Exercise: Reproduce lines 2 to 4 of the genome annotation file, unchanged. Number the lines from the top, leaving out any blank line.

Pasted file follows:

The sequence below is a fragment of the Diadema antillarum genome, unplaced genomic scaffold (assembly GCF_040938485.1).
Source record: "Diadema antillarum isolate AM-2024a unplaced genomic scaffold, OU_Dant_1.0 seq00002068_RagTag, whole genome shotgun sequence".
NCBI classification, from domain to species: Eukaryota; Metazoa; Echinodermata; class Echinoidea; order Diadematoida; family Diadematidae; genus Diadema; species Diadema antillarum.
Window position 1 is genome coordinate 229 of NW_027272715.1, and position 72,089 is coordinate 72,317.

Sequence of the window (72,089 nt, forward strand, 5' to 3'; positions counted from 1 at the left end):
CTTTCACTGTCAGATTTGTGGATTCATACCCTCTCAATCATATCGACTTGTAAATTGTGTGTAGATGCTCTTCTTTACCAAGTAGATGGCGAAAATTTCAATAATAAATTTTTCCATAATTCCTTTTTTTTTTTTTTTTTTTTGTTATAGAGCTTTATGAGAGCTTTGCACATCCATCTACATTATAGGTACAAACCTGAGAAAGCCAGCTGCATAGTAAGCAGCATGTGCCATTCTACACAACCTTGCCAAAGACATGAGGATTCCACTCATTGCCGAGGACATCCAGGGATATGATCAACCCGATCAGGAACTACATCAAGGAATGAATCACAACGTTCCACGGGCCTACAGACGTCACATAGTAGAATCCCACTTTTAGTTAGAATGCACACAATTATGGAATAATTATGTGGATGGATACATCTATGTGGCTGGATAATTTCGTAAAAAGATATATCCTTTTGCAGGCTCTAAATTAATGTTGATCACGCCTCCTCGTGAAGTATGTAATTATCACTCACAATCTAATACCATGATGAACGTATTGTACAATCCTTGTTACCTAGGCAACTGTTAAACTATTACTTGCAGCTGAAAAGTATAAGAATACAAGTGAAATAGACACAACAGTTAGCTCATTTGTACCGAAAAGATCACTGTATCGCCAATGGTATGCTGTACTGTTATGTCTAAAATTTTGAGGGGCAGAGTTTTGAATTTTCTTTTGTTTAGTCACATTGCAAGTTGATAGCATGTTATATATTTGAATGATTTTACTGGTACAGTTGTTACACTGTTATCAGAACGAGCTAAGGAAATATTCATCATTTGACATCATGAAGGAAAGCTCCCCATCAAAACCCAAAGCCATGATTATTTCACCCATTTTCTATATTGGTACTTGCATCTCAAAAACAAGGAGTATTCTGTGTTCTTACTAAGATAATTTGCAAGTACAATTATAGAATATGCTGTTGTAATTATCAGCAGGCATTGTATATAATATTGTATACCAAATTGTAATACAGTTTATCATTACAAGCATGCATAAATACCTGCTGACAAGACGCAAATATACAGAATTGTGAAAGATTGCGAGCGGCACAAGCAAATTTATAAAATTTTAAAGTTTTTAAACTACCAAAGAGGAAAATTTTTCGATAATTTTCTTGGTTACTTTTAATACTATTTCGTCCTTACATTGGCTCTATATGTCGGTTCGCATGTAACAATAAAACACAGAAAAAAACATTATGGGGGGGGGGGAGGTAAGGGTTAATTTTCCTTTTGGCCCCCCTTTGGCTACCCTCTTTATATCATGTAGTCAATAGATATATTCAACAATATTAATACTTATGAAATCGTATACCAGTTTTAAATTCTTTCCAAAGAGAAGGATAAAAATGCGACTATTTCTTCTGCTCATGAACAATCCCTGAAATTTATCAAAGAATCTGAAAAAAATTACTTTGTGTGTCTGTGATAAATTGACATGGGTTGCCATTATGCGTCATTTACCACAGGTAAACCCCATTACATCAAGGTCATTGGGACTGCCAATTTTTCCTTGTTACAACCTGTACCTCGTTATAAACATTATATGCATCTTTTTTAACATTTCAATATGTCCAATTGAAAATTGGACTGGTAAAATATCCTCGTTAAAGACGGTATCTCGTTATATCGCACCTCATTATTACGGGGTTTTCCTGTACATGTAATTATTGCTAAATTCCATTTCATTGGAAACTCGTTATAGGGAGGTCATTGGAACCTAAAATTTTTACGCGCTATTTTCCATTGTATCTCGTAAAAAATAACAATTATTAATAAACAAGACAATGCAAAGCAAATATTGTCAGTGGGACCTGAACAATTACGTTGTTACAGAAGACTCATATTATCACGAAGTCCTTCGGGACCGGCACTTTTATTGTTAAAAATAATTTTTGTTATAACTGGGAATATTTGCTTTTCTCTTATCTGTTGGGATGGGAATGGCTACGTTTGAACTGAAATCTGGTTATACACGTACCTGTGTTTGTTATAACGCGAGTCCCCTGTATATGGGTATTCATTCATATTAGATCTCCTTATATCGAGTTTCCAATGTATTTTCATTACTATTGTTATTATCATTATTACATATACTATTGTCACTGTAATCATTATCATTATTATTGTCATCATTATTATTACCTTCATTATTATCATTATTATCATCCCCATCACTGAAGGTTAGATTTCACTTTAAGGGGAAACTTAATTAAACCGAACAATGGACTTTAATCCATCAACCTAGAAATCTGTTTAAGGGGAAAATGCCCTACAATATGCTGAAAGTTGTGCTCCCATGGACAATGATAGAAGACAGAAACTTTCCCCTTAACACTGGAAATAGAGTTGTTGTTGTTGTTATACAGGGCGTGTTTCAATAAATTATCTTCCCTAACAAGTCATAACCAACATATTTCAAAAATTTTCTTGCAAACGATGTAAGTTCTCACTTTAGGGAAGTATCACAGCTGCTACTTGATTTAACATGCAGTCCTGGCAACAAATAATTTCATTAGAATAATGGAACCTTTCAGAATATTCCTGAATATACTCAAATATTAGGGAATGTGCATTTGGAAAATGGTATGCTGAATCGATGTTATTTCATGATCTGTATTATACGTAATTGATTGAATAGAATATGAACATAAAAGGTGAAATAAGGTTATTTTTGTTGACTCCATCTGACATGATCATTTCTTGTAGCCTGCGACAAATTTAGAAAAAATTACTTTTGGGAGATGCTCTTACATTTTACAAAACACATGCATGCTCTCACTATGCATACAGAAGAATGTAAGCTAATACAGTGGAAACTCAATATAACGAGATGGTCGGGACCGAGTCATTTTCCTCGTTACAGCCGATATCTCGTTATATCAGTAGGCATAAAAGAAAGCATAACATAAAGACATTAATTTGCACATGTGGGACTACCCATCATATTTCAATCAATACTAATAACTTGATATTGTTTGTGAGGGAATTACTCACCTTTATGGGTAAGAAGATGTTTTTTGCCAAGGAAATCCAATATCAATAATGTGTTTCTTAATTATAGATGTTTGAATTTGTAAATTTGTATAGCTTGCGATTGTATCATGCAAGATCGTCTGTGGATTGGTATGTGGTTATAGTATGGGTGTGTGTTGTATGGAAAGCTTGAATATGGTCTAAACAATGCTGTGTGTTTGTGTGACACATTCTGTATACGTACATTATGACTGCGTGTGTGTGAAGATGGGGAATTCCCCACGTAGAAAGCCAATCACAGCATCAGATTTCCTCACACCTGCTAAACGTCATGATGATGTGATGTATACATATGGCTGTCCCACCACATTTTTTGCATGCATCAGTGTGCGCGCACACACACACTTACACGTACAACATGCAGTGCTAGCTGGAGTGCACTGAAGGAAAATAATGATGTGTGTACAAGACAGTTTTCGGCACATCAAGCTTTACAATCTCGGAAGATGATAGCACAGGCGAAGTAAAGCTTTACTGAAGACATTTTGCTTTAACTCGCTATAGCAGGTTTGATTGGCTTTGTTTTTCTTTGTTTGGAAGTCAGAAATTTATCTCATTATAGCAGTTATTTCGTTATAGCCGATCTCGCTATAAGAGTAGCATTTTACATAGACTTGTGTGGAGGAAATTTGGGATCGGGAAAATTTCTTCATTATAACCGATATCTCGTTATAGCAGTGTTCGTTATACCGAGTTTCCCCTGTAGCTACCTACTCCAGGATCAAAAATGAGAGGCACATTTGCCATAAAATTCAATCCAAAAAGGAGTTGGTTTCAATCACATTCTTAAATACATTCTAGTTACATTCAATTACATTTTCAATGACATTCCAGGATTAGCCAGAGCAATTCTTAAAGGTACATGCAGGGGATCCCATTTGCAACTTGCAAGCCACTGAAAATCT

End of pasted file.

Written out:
Source record: "Diadema antillarum isolate AM-2024a unplaced genomic scaffold, OU_Dant_1.0 seq00002068_RagTag, whole genome shotgun sequence".
NCBI classification, from domain to species: Eukaryota; Metazoa; Echinodermata; class Echinoidea; order Diadematoida; family Diadematidae; genus Diadema; species Diadema antillarum.
Window position 1 is genome coordinate 229 of NW_027272715.1, and position 72,089 is coordinate 72,317.